Moving Thoughts

As is now custom, Tangente began its new season last week with its Extracurricular Dances program. Seven recent graduates from Montreal’s top three dance schools were called forth this year, promising a jam-packed and diversified evening. As to be expected, such diversity also necessarily leads to varying degrees of quality, but for the most part the class of 2007 is positively refreshing.

As is now custom, Tangente began its new season last week with its Extracurricular Dances program. Seven recent graduates from Montreal’s top three dance schools were called forth this year, promising a jam-packed and diversified evening. As to be expected, such diversity also necessarily leads to varying degrees of quality, but for the most part the class of 2007 is positively refreshing.
One work that raises its head above the rest – due to its most innovative choreography – is Dany Desjardins’s Shitoi & Dordur. The beginning of this work is overpowered by abruptness: from the bright lighting to the sudden eruption of a dancer onstage, passing by the spastic movement. We are then left with two performers, their face hidden by their own hair, maintained in place by a furry hood.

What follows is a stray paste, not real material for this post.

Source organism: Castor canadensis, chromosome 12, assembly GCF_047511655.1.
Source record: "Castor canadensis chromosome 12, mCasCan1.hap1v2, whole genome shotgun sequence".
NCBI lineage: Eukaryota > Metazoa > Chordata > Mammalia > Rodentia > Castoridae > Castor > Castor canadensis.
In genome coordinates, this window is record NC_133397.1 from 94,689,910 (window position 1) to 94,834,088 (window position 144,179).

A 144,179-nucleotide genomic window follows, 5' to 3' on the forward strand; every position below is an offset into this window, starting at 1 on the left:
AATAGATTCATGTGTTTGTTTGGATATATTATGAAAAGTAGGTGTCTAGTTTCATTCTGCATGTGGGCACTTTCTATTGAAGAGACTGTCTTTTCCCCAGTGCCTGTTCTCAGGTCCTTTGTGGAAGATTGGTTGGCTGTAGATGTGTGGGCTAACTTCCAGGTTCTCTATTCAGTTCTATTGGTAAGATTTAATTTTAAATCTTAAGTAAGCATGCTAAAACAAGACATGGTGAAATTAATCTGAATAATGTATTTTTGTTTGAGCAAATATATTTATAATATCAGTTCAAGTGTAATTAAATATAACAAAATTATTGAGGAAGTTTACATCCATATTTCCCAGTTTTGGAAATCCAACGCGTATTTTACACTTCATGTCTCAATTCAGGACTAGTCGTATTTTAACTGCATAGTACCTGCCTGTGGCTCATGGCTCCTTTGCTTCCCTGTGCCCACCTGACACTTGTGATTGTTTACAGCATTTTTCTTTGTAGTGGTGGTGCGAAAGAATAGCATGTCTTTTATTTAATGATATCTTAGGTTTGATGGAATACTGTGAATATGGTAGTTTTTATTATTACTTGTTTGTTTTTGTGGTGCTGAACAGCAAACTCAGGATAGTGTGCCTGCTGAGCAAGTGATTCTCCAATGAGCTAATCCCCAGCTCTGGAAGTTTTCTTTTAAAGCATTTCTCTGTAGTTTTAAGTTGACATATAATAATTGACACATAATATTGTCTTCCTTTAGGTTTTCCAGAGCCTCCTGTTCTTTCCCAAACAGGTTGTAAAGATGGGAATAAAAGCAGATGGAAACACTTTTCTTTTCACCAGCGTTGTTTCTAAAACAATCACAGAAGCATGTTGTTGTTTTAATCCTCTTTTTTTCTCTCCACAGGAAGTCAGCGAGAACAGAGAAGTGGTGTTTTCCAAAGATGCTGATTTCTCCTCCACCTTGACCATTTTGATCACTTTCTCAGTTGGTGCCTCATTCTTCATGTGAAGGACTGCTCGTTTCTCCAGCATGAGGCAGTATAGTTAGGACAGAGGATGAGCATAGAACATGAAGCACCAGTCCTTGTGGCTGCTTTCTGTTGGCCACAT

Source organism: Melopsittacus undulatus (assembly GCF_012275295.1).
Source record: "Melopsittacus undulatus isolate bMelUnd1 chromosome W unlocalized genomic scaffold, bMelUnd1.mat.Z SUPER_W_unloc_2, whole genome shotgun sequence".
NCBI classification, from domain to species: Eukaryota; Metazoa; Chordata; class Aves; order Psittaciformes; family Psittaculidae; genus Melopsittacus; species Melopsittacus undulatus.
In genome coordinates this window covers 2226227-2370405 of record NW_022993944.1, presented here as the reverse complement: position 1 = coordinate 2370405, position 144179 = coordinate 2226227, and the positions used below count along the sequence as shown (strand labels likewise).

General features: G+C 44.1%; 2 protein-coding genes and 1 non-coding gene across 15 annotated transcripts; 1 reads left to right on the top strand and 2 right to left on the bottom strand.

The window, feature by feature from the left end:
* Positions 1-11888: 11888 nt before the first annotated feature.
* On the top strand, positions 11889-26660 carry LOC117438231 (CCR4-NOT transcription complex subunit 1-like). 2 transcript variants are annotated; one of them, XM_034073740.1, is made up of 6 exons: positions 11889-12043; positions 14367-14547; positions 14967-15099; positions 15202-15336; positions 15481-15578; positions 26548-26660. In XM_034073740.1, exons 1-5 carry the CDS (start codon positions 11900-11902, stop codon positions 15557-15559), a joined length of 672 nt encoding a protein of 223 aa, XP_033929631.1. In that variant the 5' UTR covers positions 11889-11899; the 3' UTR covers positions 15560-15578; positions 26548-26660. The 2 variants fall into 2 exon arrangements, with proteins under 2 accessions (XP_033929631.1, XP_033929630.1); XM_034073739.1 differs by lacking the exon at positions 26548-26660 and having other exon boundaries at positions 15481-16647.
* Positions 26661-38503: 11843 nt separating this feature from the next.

These creatures notice one another and crawl across the stage to meet, an encounter that reveals to be humorous. Their corporality is animalistic and their contact is hindered by blindness, their sense of touch being used instead to guide them towards one another. There is a palpable desire for connection between the creatures, but their interaction is delightfully awkward, due in no small part to their paw-like fists.
Similarly,

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